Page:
Westerners and many Chinese know that Christmas comes around every year on December 25th. We are reminded of its coming by the Christmas decorations we see in different places. However, many are not aware that in Britain, Canada, other Commonwealth countries and even still in Hong Kong today (because it was a British colony), the day after Christmas, December 26th, is celebrated as Boxing Day. In Britain, the practice was initially about allowing servants to visit their families on the day after Christmas since they had to work on Christmas day. Their employers would send along with them a small box containing gifts, some money, and sometimes even some Christmas day leftover food. Today the practice is about showing appreciation for those who serve as well as those who are less fortunate.
For centuries in Europe, small boxes containing gifts or some money have been given to the poor and needy on Boxing Day. This tradition goes back to the Middle Ages and possibly further. The idea of a box may have come from alms boxes in churches that were used to collect money for the poor. It may also have come from late Roman or early Christian era in which boxes were placed outside the church for special offerings that were tied to the Feast of St. Stephen, which in the Western Church calendar is the same date as Boxing Day, December 26th. Remember, Stephen was one of seven church deacons in the New Testament chosen to take care of the needs of the widows and orphans in the church. Therefore the spirit of Boxing Day is about justice: helping those in need, doing what seems right, and alleviating suffering, dealing with an injustice issue.
This has reminded me of something I saw at one of the Three-Self churches where I live. The provincial seminary in this province, along with training leaders for the church's ministry, also owns a fairly large farm adjacent to its property. The farm is totally organic. All of the grain crops and vegetables are grown without chemicals or pesticides. Raising the chickens, pigs, cows, and sheep that are on the farm is done so without any chemical inputs. The organic farm supplies the seminary community with flour, grain, vegetables, meat, milk, and eggs that are totally organic. The decision was to go completely organic out of a concern for the environment and the health of the consumer. Leaders in the church who have given vision and oversight to this farm have said that food safety is a real issue in China.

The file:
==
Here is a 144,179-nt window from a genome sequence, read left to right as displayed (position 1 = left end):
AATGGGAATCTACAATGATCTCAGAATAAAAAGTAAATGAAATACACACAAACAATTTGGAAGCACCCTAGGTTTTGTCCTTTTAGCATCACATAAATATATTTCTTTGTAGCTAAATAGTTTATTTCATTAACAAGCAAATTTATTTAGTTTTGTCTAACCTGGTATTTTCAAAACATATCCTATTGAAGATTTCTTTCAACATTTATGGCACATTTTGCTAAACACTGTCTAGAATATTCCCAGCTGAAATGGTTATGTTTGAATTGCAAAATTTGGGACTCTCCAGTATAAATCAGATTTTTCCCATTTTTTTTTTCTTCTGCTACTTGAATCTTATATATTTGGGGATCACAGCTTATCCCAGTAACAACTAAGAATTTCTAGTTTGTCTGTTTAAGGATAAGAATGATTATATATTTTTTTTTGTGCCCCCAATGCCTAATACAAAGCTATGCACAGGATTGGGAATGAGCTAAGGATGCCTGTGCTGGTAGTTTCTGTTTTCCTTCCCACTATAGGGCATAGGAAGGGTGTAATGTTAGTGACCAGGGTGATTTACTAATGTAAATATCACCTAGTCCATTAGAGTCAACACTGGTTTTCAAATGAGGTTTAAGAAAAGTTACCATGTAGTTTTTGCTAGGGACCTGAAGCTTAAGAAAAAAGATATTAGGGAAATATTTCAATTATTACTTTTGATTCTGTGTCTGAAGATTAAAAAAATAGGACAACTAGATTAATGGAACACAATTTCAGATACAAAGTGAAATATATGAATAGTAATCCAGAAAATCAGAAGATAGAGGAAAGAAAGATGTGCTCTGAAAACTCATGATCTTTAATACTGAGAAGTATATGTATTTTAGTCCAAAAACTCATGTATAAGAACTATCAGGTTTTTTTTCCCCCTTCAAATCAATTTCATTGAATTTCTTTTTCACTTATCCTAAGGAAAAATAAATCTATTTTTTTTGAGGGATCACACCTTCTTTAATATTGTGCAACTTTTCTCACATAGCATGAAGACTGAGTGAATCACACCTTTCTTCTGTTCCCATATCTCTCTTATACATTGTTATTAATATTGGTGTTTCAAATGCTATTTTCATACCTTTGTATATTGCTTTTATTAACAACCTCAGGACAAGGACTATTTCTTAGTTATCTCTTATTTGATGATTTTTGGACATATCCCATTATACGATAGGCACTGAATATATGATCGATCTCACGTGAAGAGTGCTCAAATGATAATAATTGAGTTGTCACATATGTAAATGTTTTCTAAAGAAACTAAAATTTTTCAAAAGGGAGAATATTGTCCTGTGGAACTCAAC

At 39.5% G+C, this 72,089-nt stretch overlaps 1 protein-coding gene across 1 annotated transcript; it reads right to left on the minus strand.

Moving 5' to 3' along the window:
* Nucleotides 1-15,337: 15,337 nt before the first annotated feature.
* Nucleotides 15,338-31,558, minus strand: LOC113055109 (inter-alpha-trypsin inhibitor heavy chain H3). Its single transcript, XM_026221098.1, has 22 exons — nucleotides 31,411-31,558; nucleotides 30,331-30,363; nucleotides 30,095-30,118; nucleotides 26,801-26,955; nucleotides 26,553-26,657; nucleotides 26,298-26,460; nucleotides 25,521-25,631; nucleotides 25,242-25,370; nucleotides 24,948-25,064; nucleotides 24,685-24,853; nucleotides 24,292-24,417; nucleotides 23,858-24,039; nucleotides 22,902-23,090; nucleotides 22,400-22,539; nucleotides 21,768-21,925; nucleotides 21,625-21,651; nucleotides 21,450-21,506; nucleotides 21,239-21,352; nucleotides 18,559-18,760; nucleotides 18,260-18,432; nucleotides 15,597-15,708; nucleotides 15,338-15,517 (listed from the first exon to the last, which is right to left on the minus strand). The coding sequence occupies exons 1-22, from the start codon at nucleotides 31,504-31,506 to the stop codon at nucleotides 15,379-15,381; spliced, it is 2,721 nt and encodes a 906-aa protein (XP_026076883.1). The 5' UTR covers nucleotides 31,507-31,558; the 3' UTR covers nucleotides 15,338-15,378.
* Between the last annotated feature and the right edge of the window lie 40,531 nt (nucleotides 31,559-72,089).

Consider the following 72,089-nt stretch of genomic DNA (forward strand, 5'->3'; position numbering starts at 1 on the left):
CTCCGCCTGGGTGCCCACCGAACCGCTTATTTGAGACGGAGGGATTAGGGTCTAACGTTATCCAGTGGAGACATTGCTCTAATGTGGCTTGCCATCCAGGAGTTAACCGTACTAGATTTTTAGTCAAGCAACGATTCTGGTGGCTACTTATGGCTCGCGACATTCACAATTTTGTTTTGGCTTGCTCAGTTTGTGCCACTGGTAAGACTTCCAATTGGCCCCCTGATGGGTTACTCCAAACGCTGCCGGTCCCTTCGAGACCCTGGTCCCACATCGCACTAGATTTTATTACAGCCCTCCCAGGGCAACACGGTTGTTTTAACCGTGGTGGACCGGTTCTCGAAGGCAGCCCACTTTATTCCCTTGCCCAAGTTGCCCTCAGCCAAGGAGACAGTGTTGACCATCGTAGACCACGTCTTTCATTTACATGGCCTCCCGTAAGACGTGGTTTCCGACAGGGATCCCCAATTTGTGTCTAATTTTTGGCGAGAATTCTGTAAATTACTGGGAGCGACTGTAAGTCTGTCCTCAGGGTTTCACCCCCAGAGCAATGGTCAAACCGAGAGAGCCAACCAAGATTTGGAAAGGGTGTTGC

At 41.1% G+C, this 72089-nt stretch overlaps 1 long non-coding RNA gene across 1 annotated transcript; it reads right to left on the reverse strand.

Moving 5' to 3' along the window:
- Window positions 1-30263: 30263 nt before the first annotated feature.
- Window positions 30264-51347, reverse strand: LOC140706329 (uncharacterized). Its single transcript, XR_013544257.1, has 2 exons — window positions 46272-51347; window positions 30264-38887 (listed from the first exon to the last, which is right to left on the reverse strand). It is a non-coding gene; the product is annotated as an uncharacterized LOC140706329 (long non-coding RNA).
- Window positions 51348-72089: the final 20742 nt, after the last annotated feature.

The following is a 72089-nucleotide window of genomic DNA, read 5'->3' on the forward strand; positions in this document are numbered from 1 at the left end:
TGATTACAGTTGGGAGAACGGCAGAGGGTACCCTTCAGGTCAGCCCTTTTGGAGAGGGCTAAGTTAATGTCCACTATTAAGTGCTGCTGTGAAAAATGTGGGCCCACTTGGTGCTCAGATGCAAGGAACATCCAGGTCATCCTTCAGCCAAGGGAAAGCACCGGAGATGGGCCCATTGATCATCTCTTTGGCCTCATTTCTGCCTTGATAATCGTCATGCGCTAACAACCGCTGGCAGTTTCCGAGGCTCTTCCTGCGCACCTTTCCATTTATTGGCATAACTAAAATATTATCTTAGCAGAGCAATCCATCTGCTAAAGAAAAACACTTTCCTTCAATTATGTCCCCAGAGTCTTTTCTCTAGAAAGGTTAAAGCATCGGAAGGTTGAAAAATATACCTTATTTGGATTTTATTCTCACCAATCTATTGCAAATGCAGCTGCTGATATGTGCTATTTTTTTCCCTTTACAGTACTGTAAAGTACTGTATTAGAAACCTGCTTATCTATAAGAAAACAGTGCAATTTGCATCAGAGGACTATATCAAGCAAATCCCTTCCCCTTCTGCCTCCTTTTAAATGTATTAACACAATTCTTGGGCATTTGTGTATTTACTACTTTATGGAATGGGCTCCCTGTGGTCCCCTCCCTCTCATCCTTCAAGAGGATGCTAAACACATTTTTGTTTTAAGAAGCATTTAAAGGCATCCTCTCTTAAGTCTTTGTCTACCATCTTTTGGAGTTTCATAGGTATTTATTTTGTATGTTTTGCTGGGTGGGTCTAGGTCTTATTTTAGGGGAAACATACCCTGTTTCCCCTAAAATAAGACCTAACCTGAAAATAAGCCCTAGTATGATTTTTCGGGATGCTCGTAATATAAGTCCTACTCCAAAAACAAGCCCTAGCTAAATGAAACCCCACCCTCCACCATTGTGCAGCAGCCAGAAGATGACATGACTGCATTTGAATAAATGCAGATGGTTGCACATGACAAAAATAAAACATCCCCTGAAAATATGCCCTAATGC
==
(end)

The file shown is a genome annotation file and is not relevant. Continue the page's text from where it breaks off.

Whatever the farm produces and is not needed by the seminary is brought to the city. One of the Three-Self churches in the city receives the excess flour, pork, and vegetables needed to make Chinese dumplings. These dumplings are made by a special team of women in the church who see it as a ministry they can be involved in. The church takes the ready-made dumplings to seniors and senior care centers connected with the church. It also sells its dumplings from out of the church as a way of outreach and a service to the community. The women have said that as Christians, we must be careful to take care of the environment. We also want to have a good witness as the church. We want people to eat good, healthy, natural food; food without chemicals. When I visited the church and saw the equipment and facilities of the little "dumpling factory", I saw first-hand how they were made. The women making them had such joy in what they were doing.
Boxing Day comes once a year and focuses on the community and those less fortunate, issues involving justice. Our Christian faith needs to be more than just a private activity. It needs to engage with the greater world. As Christians, we are Jesus' hands and feet in the world. We need to show those around us that the Gospel message is also about justice, caring for the environment, helping those in need, being concerned about the community. Only then will those who are not yet followers of Jesus be attracted to a faith that is not just about salvation, heaven, and the next life but also about a healthy and happy world in the here and now.
Courtesy of China Christian Daily